Adenocarcinoma of the oesophagus: incidence and survival rates in New South Wales, 1972–2005

Efty P Stavrou, Heather J McElroy, Deborah F Baker, Garett Smith and James F Bishop
Med J Aust 2009; 191 (6): 310-314.


Objective: To investigate trends in the incidence of adenocarcinoma (AC) of the oesophagus in New South Wales, factors associated with a diagnosis of AC, and factors associated with survival of patients with AC.

Design and setting: We examined all cases of invasive oesophageal cancer recorded in the NSW Central Cancer Registry from 1972 to 2005. The Accessibility/Remoteness Index of Australia was used to assess geographical remoteness and the Index of Relative Socio-Economic Disadvantage to assess socioeconomic status.

Main outcome measures: Incidence of AC; factors associated with diagnosis of AC and survival of patients with AC.

Results: The overall incidence of oesophageal AC in NSW increased in both males and females (annual percentage change, 4.2% [95% CL, 2.7%, 5.8%] in males [1988–2005] and 4.3% [95% CL, 1.8%, 7.0%] in females [1983–2005]). A diagnosis of AC was significantly associated with being male (adjusted odds ratio [AOR], 4.37 [95% CL, 3.84, 4.98]; P < 0.001); a younger age at diagnosis (P trend < 0.001); having distant rather than localised disease spread (AOR, 2.12 [95% CL, 1.82, 2.48]; P < 0.001); higher socioeconomic status (P trend < 0.001); and living in an inner regional area (AOR, 1.26 [95% CL, 1.11, 1.43]; P < 0.001) or outer regional area (AOR, 1.19 [95% CL, 1.00, 1.41]; P = 0.05) compared with a major city. Early diagnosis of AC was associated with substantial improvement in survival outcomes: patients with metastatic disease at diagnosis had a three times greater risk of dying than those with localised AC at diagnosis.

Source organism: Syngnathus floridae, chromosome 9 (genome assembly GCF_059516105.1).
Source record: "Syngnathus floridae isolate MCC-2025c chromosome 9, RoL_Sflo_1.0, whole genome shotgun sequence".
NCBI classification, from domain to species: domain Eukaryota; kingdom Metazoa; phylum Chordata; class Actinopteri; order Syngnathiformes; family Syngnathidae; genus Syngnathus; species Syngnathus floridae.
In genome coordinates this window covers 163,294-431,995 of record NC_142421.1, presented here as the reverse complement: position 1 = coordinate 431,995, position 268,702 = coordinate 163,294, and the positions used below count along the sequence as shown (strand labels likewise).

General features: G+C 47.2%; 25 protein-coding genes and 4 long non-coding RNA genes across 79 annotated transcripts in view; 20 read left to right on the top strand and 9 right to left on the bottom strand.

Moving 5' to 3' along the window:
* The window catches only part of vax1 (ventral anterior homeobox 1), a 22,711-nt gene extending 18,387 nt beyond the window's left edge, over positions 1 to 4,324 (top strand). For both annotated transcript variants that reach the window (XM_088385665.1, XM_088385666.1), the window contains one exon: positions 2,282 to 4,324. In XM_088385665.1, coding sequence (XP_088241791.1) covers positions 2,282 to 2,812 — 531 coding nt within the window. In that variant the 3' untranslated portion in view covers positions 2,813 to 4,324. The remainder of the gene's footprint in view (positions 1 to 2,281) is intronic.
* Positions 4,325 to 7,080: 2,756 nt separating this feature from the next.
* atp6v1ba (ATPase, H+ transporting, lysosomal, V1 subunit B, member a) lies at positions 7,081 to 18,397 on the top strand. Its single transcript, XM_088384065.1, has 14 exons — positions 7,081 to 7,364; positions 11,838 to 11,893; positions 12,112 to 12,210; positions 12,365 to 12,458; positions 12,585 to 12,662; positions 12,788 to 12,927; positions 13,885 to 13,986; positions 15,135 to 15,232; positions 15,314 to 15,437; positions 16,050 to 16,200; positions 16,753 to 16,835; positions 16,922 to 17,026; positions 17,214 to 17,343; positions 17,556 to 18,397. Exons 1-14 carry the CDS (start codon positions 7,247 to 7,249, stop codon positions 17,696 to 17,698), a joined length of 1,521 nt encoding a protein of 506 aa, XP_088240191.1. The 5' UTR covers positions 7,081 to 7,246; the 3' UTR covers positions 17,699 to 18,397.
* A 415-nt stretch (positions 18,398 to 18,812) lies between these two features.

Conclusion: The incidence of AC is increasing in NSW. Possible contributing factors include increasing obesity, which is associated with increased incidence of gastro-oesophageal reflux disease. Survival may be improved by diagnosis at an earlier stage and changes in modifiable risk factors (eg, smoking, diet, exercise).

  • Efty P Stavrou1
  • Heather J McElroy1
  • Deborah F Baker1
  • Garett Smith2
  • James F Bishop1

  • 1 Cancer Institute NSW, Sydney, NSW.
  • 2 Royal North Shore Hospital, Sydney, NSW.


Competing interests:

None identified.

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